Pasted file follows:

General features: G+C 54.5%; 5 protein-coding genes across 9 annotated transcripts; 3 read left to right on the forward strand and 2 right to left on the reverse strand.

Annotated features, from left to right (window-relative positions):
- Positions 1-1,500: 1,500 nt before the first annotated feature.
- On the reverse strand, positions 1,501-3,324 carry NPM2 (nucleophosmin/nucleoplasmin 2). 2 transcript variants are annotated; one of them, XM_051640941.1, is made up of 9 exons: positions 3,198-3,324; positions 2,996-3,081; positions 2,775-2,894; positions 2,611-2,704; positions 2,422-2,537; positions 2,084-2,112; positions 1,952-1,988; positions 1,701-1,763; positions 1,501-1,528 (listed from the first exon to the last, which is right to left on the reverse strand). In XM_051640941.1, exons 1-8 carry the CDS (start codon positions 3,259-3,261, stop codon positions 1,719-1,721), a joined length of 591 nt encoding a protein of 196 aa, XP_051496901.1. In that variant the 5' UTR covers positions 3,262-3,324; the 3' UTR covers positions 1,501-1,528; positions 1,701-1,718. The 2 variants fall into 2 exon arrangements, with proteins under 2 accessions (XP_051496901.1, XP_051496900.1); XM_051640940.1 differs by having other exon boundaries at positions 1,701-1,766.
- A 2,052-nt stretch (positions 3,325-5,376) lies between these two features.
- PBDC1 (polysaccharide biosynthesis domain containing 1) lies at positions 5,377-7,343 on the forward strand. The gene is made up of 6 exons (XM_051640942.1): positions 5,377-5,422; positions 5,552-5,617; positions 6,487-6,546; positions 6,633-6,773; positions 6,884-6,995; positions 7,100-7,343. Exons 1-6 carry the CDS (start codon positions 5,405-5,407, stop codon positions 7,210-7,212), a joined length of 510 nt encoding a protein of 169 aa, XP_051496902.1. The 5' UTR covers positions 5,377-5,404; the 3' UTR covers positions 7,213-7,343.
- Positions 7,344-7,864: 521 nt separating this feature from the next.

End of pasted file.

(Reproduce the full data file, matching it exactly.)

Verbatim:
General features: G+C 54.5%; 5 protein-coding genes across 9 annotated transcripts; 3 read left to right on the forward strand and 2 right to left on the reverse strand.

Annotated features, from left to right (window-relative positions):
- Positions 1-1,500: 1,500 nt before the first annotated feature.
- On the reverse strand, positions 1,501-3,324 carry NPM2 (nucleophosmin/nucleoplasmin 2). 2 transcript variants are annotated; one of them, XM_051640941.1, is made up of 9 exons: positions 3,198-3,324; positions 2,996-3,081; positions 2,775-2,894; positions 2,611-2,704; positions 2,422-2,537; positions 2,084-2,112; positions 1,952-1,988; positions 1,701-1,763; positions 1,501-1,528 (listed from the first exon to the last, which is right to left on the reverse strand). In XM_051640941.1, exons 1-8 carry the CDS (start codon positions 3,259-3,261, stop codon positions 1,719-1,721), a joined length of 591 nt encoding a protein of 196 aa, XP_051496901.1. In that variant the 5' UTR covers positions 3,262-3,324; the 3' UTR covers positions 1,501-1,528; positions 1,701-1,718. The 2 variants fall into 2 exon arrangements, with proteins under 2 accessions (XP_051496901.1, XP_051496900.1); XM_051640940.1 differs by having other exon boundaries at positions 1,701-1,766.
- A 2,052-nt stretch (positions 3,325-5,376) lies between these two features.
- PBDC1 (polysaccharide biosynthesis domain containing 1) lies at positions 5,377-7,343 on the forward strand. The gene is made up of 6 exons (XM_051640942.1): positions 5,377-5,422; positions 5,552-5,617; positions 6,487-6,546; positions 6,633-6,773; positions 6,884-6,995; positions 7,100-7,343. Exons 1-6 carry the CDS (start codon positions 5,405-5,407, stop codon positions 7,210-7,212), a joined length of 510 nt encoding a protein of 169 aa, XP_051496902.1. The 5' UTR covers positions 5,377-5,404; the 3' UTR covers positions 7,213-7,343.
- Positions 7,344-7,864: 521 nt separating this feature from the next.